By Donald B. Clark
In the early fall of 1998, strip mining of coal began on Smith Mountain (Crab Orchard Mountain) by the Cumberland Coal Company LLC. The County Executive and state & local officials heard about it when residents began complaining about the 18 wheeler trucks driving at high speed on gravel and narrow roads. The roads were disintegrating, a school bus was nearly forced off the road as were some citizens╣ cars. A public meeting was called in the Hebbertsburg Community Center, attended by all kinds of officials. The Company agreed not to run trucks when the school buses were picking up and discharging students. Misleading and false statements were made about money being available from the coal tax to pay for the road destruction. Some local residents claimed their wells were going bad and blasting and dust were troublesome. The roads were improved even using some donated mine overburden.
The owner (H.E. Hearn) stated that a delegation of residents would be welcome to visit the operation but when environmental groups with experts took him up on the offer, they were refused admittance.
The environmental groups said that the permit should not have been granted as it was contrary to the state Anti-degradation Statement and good sense. The remining of the abandoned mine occurs in the notorious Sewanee seam that has resulted in stream desecration through acid or toxic mine drainage virtually everywhere it has been undertaken, The Whitwell Shale overburden (60-200 feet thick on the site) is the major culprit in the seam. The Sewanee seam has been the subject of a Lands Unsuitable for Mining Petition (LUMP) for the Fall Creek Falls area (which was won after several years of struggle) and litigation involving the Big Brush II mine that forced major changes in the Office of Surface Mining (OSM) permit. Studies have shown that no reclamation plan can be trusted or effluent treatment process works for long.
Using the precautionary principle, no mining should have been permitted or allowed to continue. The mine discharges water into streams that have been afforded the highest protection under the Clean Water Act (Tier 3) in the Obed watershed . Part of the water gets into the Emory watershed without passing through the Obed. It deserves higher protection but was seriously degraded by earlier mining that has polluted Crab Orchard Creek for many years.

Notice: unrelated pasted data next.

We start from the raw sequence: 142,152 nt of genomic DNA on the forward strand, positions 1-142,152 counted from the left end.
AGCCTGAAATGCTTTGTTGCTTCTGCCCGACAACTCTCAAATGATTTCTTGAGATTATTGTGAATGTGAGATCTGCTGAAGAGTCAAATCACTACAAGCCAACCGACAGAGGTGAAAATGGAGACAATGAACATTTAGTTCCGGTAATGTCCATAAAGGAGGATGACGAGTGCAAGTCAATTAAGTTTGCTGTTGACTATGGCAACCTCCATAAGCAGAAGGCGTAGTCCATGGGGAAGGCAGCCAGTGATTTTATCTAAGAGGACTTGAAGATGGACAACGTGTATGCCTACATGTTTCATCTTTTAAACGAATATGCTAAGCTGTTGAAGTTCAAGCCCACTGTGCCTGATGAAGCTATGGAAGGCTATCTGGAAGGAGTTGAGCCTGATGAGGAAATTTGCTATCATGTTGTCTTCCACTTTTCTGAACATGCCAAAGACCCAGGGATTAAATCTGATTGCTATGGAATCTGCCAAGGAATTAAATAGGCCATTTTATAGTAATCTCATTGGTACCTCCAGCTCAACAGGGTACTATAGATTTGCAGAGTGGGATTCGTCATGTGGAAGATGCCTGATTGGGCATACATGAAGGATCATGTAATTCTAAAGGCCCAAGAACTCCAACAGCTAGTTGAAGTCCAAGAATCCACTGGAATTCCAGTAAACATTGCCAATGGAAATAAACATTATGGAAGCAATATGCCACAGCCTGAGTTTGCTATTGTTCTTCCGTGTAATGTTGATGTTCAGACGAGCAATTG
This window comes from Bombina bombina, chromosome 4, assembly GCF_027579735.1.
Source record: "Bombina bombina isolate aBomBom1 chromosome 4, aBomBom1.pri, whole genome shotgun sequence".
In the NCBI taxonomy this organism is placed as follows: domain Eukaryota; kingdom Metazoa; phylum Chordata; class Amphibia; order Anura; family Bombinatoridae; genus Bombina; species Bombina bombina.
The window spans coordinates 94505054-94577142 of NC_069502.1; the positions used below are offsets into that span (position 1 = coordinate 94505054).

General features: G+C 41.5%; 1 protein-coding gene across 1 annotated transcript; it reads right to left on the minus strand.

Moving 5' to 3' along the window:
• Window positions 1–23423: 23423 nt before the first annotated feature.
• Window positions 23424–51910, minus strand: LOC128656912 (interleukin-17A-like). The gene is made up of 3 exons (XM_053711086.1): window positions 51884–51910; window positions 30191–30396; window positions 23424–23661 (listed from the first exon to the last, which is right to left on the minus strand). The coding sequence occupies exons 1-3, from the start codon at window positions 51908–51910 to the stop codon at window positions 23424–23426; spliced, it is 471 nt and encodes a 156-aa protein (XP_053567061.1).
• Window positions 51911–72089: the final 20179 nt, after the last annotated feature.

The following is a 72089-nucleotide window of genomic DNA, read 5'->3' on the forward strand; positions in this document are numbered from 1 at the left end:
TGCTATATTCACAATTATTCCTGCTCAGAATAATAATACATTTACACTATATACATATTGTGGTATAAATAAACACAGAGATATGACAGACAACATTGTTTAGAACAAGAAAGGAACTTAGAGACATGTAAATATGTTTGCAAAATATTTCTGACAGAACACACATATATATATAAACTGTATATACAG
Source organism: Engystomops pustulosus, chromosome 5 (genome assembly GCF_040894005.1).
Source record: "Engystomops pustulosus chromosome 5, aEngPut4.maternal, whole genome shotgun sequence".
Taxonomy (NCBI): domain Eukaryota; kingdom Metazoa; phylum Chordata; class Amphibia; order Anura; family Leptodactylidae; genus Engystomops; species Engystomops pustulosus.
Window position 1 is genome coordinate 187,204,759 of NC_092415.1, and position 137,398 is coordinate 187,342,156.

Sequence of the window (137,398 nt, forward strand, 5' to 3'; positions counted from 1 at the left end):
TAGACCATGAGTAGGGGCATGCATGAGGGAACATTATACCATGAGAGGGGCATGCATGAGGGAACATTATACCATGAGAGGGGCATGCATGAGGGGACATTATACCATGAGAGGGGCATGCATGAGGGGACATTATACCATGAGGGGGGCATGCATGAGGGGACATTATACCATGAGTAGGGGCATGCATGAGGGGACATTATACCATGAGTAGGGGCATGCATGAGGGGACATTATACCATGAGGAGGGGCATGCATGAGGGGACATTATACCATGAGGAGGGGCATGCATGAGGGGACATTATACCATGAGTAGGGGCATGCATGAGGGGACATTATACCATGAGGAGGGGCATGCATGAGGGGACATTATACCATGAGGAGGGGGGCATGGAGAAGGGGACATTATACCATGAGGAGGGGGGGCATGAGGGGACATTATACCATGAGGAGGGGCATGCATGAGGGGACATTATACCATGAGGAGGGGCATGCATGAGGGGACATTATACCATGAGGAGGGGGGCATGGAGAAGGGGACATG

The Cumberland Coal Company has been mining about 1800 tons of coal a day since then. They have had several infractions of their permits, which OSM of the Dept. of the Interior and the Tennessee Department of Environment & Conservation (TDEC) have been extremely lenient in tolerating. A mishap, a breaching of a catchment basin or the failure to sufficiently neutralize the acidic runoff in the 6 basins (all leaking) could destroy Daddys Creek forever. Even neutralized runoff destroys aquatic critters though some biological studies seem to deny it. . We have been holding our breath since the mine opened and since early in 1999 have tried to trust TDEC to reign in the seemingly unending problems and lack of redundancy (backup treatment facilities). The Company was fined a Civil Penalty by TDEC of $5,250 after well over a year of inadequate correction efforts. We contend that the Company deserved to be fined $10,000 a day for several months and to face criminal charges as well. It should not pay to pollute and desecrate. The polluter should pay and we should not be stuck with cleanup which is very likely in this case.
They are now running out of coal to stripmine but have not decided to quit the desecration and institute reclamation measures for the perpetual treatment of the runoff from the mine site. Instead, they want to go underground., going under the existing seeping basins and using the same basins for water from the mine and coal processing operations that have unending problems.
Environmental groups say that OSM & TDEC cannot issue a new permit for underground mining because they cannot prove that the existent mine will not need perpetual treatment /reclamation efforts. You cannot permit a new mine that would also need perpetual reclamation efforts. But that has not bothered the OSM . Hopefully TDEC will save the area by refusing the permit.
On Friday March 15, a community meeting will be held in the Hebbertsburg
Community Center at 7:30 PM to discuss what will be presented in part
2 of this series, namely, the serious implications of underground mining.
On Tuesday, March 26 at 6:00 PM CST TDEC will conduct a hearing on the
water permit for the underground mine in the Cumberland County Courthouse.
(Usual last par.)
Donald B. Clark
725 words approx.